Sleight of Hand

Sleight of Hand, the first book in the Stolen Hearts series by Kate Kelly, brought a smile of recognition to my face from the very first page. Not just because Chance Spencer reminds me, just a little, of John Smythe, who drives Vicky Bliss to distraction in Elizabeth Peters’ series. But mostly because I’ve been to the Gardiner Musem. The real one. It’s the Isabella Stewart Gardner Museum in Boston, the theft occurred in 1990, and the crime is still unsolved. The spaces where those 13 paintings used to hang are still empty. The image sticks with you, so updating that crime and using it as the basis for Simple Simon was simply brilliant.

In this story, Chance Spencer’s father was the curator of the Gardiner Museum when a similar crime took place. Chance’s response to his father’s subsequent suicide was to go on a one-man reverse crime spree, stealing the paintings back from the black market collectors who purchased the hot properties. As the infamous art thief “Simple Simon,” Chance robbed the robbers, then dropped the paintings off in FBI offices all over the US. He was notorious, but he never profited from his “talent”. The FBI was certain Chance was the guilty party, but they had no hard evidence. Chance was very careful–until he met Sarah O’Sullivan.

Patrick O’Sullivan was Chance’s business partner. Now Patrick is missing, along with several original pieces of art. Chance is certain that Patrick will contact his daughter, and Chance needs to find Patrick–before the FBI figures out a way to blame him for the crime. Chance knows the FBI would just love to get him for art theft, and as far as the Feds are concerned one art theft is just as good as another if Chance is close enough to it.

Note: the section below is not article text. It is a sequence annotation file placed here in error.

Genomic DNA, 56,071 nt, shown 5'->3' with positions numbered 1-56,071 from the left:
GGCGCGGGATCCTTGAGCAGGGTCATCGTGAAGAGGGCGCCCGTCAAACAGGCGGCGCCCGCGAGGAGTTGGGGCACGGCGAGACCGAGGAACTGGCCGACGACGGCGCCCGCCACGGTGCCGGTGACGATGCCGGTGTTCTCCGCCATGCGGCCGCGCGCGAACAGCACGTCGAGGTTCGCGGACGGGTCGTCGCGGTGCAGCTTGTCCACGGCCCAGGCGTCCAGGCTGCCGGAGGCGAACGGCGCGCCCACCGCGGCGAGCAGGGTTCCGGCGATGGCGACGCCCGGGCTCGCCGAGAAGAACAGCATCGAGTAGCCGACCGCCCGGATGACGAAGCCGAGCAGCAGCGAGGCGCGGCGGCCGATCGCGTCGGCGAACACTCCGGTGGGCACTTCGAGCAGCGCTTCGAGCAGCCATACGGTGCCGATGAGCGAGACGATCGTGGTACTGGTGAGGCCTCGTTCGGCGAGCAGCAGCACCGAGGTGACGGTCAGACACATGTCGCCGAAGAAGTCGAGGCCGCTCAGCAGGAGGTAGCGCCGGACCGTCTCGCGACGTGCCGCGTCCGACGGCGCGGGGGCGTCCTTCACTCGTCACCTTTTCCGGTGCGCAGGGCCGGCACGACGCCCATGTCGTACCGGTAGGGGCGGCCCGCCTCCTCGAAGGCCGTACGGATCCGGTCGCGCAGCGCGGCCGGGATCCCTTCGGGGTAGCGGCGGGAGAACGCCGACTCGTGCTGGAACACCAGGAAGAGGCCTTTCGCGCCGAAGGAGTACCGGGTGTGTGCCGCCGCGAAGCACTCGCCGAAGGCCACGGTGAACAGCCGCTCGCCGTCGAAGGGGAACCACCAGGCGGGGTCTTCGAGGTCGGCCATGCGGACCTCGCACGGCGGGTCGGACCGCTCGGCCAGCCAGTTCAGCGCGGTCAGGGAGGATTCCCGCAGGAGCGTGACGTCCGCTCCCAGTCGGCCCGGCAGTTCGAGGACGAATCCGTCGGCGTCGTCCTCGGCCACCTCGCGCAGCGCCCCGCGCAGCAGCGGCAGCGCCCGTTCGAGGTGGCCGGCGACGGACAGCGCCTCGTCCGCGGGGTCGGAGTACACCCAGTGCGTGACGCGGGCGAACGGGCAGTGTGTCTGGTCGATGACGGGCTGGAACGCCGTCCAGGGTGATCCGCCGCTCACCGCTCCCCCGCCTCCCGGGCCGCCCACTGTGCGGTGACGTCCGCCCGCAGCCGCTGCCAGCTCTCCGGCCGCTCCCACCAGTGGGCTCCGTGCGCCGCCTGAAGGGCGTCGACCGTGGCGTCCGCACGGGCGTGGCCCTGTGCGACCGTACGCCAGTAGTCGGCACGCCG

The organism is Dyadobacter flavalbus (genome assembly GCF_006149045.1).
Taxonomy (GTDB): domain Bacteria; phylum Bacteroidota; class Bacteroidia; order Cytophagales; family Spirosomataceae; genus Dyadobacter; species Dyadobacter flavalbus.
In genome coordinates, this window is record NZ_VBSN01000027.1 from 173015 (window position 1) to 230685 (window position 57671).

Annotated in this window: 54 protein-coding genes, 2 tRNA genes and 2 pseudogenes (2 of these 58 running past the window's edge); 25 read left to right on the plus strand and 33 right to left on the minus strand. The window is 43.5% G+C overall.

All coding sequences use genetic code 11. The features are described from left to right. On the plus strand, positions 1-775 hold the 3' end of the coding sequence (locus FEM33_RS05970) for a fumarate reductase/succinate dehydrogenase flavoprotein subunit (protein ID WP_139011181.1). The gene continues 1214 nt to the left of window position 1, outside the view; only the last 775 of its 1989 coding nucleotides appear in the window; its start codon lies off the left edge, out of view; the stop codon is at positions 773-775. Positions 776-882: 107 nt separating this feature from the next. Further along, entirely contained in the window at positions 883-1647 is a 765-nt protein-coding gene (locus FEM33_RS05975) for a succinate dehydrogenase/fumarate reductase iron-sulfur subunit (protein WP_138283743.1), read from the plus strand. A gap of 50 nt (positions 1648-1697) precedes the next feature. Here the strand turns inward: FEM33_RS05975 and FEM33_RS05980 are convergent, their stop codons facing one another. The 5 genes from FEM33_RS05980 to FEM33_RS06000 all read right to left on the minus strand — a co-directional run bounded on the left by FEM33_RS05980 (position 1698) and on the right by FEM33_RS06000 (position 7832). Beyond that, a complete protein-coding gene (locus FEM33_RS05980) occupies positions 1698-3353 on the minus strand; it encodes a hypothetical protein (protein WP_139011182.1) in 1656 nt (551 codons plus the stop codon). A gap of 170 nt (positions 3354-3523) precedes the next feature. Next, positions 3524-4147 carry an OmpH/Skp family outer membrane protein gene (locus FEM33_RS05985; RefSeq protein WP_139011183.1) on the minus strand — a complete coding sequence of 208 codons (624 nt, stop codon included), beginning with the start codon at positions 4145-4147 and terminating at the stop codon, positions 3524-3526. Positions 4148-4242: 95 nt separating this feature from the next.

So Chance lures Sarah to Ashley Cove, Nova Scotia with the bait that her father has been near that small town. Chance starts out wanting to find his partner to get the FBI off his back before they find out all his secrets. Sarah wants to find her father to warn him that the FBI is after him. Neither of them count on Ashley Cove Art Museum hosting an Ansel Adams traveling art exhibition, or that it houses the collection of some local grand masters.  Add in a visit from Chance’s “favorite” FBI agent, Sarah’s stalker from New York, and even more art thieves, and you have a recipe for more trouble than Ashley Cove has ever seen.

As Chance and Sarah discover that they have only each other to count on, is it any wonder that they are unable to resist their attraction for one another? Even though Chance believes that he can’t possibly be worthy of a woman like Sarah, and in spite of Sarah being sure that Chance is just another rambling man like her father.

Escape Rating B: There were a lot of things about this story that I liked. Chance was looking for redemption, and was afraid to let anyone close until he found it. Sarah was looking for a family, because no one ever stayed with her. The one element I didn’t get was why her dad didn’t make a home with her, even if it meant traveling a lot, since at the end you find out it wasn’t money. There’s a piece of that story missing.

Adapting the story from the real Gardner Museum was cool. It added some deep background. I know that story has been used before, and will be again, but that’s okay. Sometimes the truth really is stranger than fiction.

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